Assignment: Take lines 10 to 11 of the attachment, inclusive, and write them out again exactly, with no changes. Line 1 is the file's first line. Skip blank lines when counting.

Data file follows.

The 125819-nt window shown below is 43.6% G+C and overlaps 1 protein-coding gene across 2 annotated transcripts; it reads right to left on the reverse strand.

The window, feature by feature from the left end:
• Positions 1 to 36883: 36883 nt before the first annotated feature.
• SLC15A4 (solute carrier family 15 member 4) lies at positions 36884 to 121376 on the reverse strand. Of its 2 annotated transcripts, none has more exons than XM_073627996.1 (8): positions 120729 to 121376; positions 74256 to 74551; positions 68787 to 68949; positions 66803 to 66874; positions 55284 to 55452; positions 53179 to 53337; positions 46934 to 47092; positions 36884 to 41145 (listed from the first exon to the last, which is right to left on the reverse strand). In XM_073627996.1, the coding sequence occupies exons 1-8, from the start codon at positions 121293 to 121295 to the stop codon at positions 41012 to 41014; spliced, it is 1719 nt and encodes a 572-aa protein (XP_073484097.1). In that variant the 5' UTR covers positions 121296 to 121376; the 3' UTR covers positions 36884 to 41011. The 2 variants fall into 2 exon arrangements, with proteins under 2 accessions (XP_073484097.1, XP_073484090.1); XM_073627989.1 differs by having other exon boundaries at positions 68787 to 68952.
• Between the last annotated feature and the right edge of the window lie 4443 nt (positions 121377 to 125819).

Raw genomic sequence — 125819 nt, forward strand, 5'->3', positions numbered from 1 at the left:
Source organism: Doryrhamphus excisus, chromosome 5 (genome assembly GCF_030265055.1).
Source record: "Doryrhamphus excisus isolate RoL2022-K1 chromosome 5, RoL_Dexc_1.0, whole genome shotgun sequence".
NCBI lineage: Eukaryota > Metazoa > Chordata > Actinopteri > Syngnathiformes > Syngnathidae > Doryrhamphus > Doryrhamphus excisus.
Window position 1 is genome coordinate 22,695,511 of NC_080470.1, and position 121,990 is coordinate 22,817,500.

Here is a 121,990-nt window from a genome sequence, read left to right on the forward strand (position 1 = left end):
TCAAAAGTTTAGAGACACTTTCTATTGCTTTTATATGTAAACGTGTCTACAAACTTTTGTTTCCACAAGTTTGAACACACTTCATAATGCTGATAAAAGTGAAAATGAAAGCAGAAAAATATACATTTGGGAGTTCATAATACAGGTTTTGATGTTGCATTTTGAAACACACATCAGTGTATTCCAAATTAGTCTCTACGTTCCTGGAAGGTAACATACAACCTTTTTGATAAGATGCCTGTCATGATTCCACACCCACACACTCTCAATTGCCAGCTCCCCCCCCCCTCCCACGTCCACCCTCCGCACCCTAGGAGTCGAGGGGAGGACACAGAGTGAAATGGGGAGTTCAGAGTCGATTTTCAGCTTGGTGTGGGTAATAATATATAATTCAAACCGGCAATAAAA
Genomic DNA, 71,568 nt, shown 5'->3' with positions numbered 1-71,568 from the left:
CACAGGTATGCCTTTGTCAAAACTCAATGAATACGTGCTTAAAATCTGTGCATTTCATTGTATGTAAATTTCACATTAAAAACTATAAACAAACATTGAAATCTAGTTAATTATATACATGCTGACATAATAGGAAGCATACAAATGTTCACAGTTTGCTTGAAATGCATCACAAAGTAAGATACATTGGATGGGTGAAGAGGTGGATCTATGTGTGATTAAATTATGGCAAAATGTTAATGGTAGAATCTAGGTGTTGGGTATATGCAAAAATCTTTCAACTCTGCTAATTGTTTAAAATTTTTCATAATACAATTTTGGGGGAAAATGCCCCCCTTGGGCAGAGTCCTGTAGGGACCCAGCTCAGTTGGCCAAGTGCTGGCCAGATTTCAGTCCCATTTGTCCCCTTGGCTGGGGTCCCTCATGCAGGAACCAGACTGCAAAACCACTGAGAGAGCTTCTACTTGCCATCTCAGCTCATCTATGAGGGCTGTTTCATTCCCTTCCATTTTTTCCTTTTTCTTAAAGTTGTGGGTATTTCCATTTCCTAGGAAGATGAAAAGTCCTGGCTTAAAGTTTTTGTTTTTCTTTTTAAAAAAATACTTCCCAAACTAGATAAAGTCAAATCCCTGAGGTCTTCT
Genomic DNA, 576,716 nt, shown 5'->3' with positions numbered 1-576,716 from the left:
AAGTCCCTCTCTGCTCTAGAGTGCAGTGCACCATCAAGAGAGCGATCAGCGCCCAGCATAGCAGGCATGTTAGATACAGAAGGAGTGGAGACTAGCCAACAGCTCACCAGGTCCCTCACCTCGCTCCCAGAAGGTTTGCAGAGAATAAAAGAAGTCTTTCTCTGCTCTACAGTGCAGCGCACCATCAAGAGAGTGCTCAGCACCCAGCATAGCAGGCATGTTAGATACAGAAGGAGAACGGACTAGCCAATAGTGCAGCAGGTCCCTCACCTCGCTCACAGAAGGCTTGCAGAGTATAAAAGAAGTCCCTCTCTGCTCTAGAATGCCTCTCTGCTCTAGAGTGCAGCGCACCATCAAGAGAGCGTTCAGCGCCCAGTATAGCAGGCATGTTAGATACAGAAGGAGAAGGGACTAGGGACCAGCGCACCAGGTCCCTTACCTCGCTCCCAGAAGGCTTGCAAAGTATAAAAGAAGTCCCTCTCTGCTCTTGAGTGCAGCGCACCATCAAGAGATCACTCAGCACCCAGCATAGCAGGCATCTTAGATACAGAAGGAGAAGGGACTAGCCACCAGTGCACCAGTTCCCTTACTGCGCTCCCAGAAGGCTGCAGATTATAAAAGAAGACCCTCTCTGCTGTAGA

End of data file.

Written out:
Window position 1 is genome coordinate 22,695,511 of NC_080470.1, and position 121,990 is coordinate 22,817,500.

Here is a 121,990-nt window from a genome sequence, read left to right on the forward strand (position 1 = left end):